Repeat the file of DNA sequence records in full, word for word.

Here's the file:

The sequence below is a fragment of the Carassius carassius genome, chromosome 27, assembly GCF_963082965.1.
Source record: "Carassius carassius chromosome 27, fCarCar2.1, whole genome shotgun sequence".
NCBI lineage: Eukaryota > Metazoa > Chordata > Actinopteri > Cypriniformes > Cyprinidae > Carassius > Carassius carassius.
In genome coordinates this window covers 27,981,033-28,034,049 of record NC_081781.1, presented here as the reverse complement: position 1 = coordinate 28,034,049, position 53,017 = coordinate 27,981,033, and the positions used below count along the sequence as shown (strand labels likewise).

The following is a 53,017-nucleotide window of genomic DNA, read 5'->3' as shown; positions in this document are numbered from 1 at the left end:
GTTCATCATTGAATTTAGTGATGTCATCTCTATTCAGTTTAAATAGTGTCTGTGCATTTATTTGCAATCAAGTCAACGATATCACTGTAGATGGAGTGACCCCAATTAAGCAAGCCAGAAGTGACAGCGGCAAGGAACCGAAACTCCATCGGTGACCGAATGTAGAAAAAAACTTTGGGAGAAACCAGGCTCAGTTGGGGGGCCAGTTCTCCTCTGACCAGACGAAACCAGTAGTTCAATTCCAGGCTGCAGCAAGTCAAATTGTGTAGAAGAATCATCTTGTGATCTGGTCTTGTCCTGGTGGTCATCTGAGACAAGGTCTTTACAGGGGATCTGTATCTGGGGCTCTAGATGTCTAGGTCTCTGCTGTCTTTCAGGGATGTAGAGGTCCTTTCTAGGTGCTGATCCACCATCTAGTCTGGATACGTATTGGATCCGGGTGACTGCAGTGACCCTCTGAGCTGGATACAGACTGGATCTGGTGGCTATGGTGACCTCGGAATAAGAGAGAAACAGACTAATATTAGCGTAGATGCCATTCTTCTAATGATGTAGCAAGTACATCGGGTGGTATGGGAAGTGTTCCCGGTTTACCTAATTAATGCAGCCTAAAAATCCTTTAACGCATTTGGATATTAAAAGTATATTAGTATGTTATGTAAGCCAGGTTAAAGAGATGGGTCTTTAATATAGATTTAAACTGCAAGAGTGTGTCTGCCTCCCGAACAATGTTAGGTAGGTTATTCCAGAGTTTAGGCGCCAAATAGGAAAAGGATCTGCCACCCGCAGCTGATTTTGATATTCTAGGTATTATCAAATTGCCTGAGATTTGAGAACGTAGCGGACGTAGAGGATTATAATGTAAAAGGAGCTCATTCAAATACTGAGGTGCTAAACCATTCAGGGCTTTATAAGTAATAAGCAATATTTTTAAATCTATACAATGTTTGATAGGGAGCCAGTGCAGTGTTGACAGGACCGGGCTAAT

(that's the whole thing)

The sequence below is a fragment of the Carassius carassius genome, chromosome 27, assembly GCF_963082965.1.
Source record: "Carassius carassius chromosome 27, fCarCar2.1, whole genome shotgun sequence".
NCBI lineage: Eukaryota > Metazoa > Chordata > Actinopteri > Cypriniformes > Cyprinidae > Carassius > Carassius carassius.
In genome coordinates this window covers 27,981,033-28,034,049 of record NC_081781.1, presented here as the reverse complement: position 1 = coordinate 28,034,049, position 53,017 = coordinate 27,981,033, and the positions used below count along the sequence as shown (strand labels likewise).

The following is a 53,017-nucleotide window of genomic DNA, read 5'->3' as shown; positions in this document are numbered from 1 at the left end:
GTTCATCATTGAATTTAGTGATGTCATCTCTATTCAGTTTAAATAGTGTCTGTGCATTTATTTGCAATCAAGTCAACGATATCACTGTAGATGGAGTGACCCCAATTAAGCAAGCCAGAAGTGACAGCGGCAAGGAACCGAAACTCCATCGGTGACCGAATGTAGAAAAAAACTTTGGGAGAAACCAGGCTCAGTTGGGGGGCCAGTTCTCCTCTGACCAGACGAAACCAGTAGTTCAATTCCAGGCTGCAGCAAGTCAAATTGTGTAGAAGAATCATCTTGTGATCTGGTCTTGTCCTGGTGGTCATCTGAGACAAGGTCTTTACAGGGGATCTGTATCTGGGGCTCTAGATGTCTAGGTCTCTGCTGTCTTTCAGGGATGTAGAGGTCCTTTCTAGGTGCTGATCCACCATCTAGTCTGGATACGTATTGGATCCGGGTGACTGCAGTGACCCTCTGAGCTGGATACAGACTGGATCTGGTGGCTATGGTGACCTCGGAATAAGAGAGAAACAGACTAATATTAGCGTAGATGCCATTCTTCTAATGATGTAGCAAGTACATCGGGTGGTATGGGAAGTGTTCCCGGTTTACCTAATTAATGCAGCCTAAAAATCCTTTAACGCATTTGGATATTAAAAGTATATTAGTATGTTATGTAAGCCAGGTTAAAGAGATGGGTCTTTAATATAGATTTAAACTGCAAGAGTGTGTCTGCCTCCCGAACAATGTTAGGTAGGTTATTCCAGAGTTTAGGCGCCAAATAGGAAAAGGATCTGCCACCCGCAGCTGATTTTGATATTCTAGGTATTATCAAATTGCCTGAGATTTGAGAACGTAGCGGACGTAGAGGATTATAATGTAAAAGGAGCTCATTCAAATACTGAGGTGCTAAACCATTCAGGGCTTTATAAGTAATAAGCAATATTTTTAAATCTATACAATGTTTGATAGGGAGCCAGTGCAGTGTTGACAGGACCGGGCTAAT